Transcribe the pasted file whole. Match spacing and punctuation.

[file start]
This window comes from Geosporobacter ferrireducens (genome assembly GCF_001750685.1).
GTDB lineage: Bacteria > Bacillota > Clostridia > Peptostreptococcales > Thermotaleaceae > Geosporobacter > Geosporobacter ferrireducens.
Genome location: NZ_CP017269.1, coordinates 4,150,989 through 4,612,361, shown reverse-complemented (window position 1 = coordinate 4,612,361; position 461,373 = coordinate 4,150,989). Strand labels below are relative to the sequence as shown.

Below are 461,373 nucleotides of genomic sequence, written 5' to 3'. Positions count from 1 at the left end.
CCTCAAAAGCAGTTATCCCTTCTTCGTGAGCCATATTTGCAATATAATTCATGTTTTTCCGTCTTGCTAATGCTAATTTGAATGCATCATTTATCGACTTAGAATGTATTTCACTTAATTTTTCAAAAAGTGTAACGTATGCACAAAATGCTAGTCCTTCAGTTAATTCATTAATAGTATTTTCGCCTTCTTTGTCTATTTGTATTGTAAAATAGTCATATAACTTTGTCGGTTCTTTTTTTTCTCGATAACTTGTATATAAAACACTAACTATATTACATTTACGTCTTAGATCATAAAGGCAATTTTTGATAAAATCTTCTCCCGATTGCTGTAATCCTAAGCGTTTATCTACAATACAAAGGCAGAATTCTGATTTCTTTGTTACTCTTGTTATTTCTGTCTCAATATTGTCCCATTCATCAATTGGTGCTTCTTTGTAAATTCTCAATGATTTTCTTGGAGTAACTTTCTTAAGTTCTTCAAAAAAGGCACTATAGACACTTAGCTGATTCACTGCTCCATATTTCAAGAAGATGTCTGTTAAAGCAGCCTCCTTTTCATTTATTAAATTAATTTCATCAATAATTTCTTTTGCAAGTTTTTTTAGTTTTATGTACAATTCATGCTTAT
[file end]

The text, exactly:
This window comes from Geosporobacter ferrireducens (genome assembly GCF_001750685.1).
GTDB lineage: Bacteria > Bacillota > Clostridia > Peptostreptococcales > Thermotaleaceae > Geosporobacter > Geosporobacter ferrireducens.
Genome location: NZ_CP017269.1, coordinates 4,150,989 through 4,612,361, shown reverse-complemented (window position 1 = coordinate 4,612,361; position 461,373 = coordinate 4,150,989). Strand labels below are relative to the sequence as shown.

Below are 461,373 nucleotides of genomic sequence, written 5' to 3'. Positions count from 1 at the left end.
CCTCAAAAGCAGTTATCCCTTCTTCGTGAGCCATATTTGCAATATAATTCATGTTTTTCCGTCTTGCTAATGCTAATTTGAATGCATCATTTATCGACTTAGAATGTATTTCACTTAATTTTTCAAAAAGTGTAACGTATGCACAAAATGCTAGTCCTTCAGTTAATTCATTAATAGTATTTTCGCCTTCTTTGTCTATTTGTATTGTAAAATAGTCATATAACTTTGTCGGTTCTTTTTTTTCTCGATAACTTGTATATAAAACACTAACTATATTACATTTACGTCTTAGATCATAAAGGCAATTTTTGATAAAATCTTCTCCCGATTGCTGTAATCCTAAGCGTTTATCTACAATACAAAGGCAGAATTCTGATTTCTTTGTTACTCTTGTTATTTCTGTCTCAATATTGTCCCATTCATCAATTGGTGCTTCTTTGTAAATTCTCAATGATTTTCTTGGAGTAACTTTCTTAAGTTCTTCAAAAAAGGCACTATAGACACTTAGCTGATTCACTGCTCCATATTTCAAGAAGATGTCTGTTAAAGCAGCCTCCTTTTCATTTATTAAATTAATTTCATCAATAATTTCTTTTGCAAGTTTTTTTAGTTTTATGTACAATTCATGCTTAT